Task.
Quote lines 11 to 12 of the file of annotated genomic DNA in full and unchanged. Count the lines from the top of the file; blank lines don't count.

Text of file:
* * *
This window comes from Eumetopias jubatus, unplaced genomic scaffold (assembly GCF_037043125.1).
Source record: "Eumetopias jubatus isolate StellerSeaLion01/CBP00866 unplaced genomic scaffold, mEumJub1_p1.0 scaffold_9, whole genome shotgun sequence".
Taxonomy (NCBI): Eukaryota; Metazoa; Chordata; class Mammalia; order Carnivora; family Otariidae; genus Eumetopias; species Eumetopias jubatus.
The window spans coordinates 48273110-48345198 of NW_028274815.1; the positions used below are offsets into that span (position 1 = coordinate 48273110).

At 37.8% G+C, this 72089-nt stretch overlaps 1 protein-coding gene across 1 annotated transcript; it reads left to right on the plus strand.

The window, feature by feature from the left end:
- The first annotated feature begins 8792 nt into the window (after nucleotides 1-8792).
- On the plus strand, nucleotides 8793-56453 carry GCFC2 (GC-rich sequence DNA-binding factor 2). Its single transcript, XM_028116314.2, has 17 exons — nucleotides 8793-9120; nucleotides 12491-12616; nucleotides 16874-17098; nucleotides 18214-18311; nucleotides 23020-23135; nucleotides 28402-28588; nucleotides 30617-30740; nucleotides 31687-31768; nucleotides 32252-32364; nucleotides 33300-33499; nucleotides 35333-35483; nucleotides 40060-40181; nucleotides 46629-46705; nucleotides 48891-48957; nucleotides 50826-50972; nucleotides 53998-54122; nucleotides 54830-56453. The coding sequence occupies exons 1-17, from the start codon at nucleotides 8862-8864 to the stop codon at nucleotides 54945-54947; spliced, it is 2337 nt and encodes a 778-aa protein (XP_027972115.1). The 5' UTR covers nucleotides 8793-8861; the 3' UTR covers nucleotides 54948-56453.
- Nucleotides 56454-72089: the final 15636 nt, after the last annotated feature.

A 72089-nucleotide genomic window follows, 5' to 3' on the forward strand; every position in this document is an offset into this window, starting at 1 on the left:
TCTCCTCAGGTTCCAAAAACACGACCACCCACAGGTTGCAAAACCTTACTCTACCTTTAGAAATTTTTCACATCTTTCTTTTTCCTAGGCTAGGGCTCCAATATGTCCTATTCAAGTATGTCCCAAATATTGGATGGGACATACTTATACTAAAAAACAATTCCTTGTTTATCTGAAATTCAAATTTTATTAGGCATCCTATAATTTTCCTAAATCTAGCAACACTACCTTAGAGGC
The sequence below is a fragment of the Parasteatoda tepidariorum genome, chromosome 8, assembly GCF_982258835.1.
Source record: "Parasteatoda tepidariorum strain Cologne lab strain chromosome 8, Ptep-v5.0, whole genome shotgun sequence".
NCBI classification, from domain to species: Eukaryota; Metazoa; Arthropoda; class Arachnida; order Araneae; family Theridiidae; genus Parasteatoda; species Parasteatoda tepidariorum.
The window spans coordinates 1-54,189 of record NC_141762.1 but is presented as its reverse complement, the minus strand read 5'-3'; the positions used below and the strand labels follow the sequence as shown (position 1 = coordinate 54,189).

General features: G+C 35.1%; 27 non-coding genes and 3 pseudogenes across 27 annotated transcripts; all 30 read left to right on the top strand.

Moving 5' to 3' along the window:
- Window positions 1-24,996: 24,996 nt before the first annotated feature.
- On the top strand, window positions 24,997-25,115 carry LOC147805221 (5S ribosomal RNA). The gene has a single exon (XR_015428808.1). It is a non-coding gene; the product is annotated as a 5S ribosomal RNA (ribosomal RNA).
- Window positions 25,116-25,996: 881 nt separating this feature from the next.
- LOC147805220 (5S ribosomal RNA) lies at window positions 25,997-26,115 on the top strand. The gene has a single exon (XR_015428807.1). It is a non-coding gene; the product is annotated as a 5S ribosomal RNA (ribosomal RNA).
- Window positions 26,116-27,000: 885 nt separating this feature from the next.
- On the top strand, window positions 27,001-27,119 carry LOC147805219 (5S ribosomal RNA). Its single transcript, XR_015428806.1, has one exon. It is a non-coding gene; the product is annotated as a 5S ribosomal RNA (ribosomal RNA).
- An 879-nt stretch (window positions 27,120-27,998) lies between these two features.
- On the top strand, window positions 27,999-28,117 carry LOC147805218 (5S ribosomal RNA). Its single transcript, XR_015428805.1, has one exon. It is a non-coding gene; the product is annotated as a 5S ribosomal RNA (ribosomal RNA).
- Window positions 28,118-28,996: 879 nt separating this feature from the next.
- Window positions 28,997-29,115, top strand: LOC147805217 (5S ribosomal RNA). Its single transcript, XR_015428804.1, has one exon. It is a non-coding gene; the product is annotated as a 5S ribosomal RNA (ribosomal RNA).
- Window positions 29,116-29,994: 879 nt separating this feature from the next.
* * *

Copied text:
TCTCCTCAGGTTCCAAAAACACGACCACCCACAGGTTGCAAAACCTTACTCTACCTTTAGAAATTTTTCACATCTTTCTTTTTCCTAGGCTAGGGCTCCAATATGTCCTATTCAAGTATGTCCCAAATATTGGATGGGACATACTTATACTAAAAAACAATTCCTTGTTTATCTGAAATTCAAATTTTATTAGGCATCCTATAATTTTCCTAAATCTAGCAACACTACCTTAGAGGC
The sequence below is a fragment of the Parasteatoda tepidariorum genome, chromosome 8, assembly GCF_982258835.1.